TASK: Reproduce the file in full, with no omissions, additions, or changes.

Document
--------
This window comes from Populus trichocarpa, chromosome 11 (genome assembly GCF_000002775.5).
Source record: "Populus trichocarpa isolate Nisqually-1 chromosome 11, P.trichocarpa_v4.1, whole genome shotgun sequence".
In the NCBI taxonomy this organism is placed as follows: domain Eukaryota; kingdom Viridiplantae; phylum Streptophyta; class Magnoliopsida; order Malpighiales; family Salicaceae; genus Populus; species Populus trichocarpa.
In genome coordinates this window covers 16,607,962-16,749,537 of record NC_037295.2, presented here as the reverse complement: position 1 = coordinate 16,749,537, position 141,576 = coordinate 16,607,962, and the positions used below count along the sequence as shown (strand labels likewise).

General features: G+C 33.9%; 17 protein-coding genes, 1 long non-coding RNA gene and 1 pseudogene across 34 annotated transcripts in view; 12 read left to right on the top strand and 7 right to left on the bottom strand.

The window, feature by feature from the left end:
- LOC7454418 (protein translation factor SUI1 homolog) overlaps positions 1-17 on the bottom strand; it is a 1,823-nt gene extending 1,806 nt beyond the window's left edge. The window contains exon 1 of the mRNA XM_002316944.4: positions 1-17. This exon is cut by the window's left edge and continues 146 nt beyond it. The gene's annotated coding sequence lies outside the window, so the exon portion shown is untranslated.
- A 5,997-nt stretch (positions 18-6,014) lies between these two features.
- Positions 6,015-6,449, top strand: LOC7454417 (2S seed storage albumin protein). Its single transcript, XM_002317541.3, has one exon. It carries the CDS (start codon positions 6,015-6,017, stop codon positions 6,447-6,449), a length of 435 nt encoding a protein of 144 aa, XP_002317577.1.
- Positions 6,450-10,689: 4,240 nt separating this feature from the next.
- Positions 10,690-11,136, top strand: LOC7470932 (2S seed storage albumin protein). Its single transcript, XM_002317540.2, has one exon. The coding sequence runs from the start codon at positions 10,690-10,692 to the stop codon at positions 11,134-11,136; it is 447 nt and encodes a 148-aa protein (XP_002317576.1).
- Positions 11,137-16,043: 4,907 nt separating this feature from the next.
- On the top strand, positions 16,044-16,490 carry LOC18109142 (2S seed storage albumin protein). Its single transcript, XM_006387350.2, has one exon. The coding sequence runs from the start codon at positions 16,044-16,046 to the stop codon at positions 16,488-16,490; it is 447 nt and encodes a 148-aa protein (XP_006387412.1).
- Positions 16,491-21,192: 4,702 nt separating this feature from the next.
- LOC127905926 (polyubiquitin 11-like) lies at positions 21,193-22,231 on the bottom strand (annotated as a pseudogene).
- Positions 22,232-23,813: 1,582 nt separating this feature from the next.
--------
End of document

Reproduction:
This window comes from Populus trichocarpa, chromosome 11 (genome assembly GCF_000002775.5).
Source record: "Populus trichocarpa isolate Nisqually-1 chromosome 11, P.trichocarpa_v4.1, whole genome shotgun sequence".
In the NCBI taxonomy this organism is placed as follows: domain Eukaryota; kingdom Viridiplantae; phylum Streptophyta; class Magnoliopsida; order Malpighiales; family Salicaceae; genus Populus; species Populus trichocarpa.
In genome coordinates this window covers 16,607,962-16,749,537 of record NC_037295.2, presented here as the reverse complement: position 1 = coordinate 16,749,537, position 141,576 = coordinate 16,607,962, and the positions used below count along the sequence as shown (strand labels likewise).

General features: G+C 33.9%; 17 protein-coding genes, 1 long non-coding RNA gene and 1 pseudogene across 34 annotated transcripts in view; 12 read left to right on the top strand and 7 right to left on the bottom strand.

The window, feature by feature from the left end:
- LOC7454418 (protein translation factor SUI1 homolog) overlaps positions 1-17 on the bottom strand; it is a 1,823-nt gene extending 1,806 nt beyond the window's left edge. The window contains exon 1 of the mRNA XM_002316944.4: positions 1-17. This exon is cut by the window's left edge and continues 146 nt beyond it. The gene's annotated coding sequence lies outside the window, so the exon portion shown is untranslated.
- A 5,997-nt stretch (positions 18-6,014) lies between these two features.
- Positions 6,015-6,449, top strand: LOC7454417 (2S seed storage albumin protein). Its single transcript, XM_002317541.3, has one exon. It carries the CDS (start codon positions 6,015-6,017, stop codon positions 6,447-6,449), a length of 435 nt encoding a protein of 144 aa, XP_002317577.1.
- Positions 6,450-10,689: 4,240 nt separating this feature from the next.
- Positions 10,690-11,136, top strand: LOC7470932 (2S seed storage albumin protein). Its single transcript, XM_002317540.2, has one exon. The coding sequence runs from the start codon at positions 10,690-10,692 to the stop codon at positions 11,134-11,136; it is 447 nt and encodes a 148-aa protein (XP_002317576.1).
- Positions 11,137-16,043: 4,907 nt separating this feature from the next.
- On the top strand, positions 16,044-16,490 carry LOC18109142 (2S seed storage albumin protein). Its single transcript, XM_006387350.2, has one exon. The coding sequence runs from the start codon at positions 16,044-16,046 to the stop codon at positions 16,488-16,490; it is 447 nt and encodes a 148-aa protein (XP_006387412.1).
- Positions 16,491-21,192: 4,702 nt separating this feature from the next.
- LOC127905926 (polyubiquitin 11-like) lies at positions 21,193-22,231 on the bottom strand (annotated as a pseudogene).
- Positions 22,232-23,813: 1,582 nt separating this feature from the next.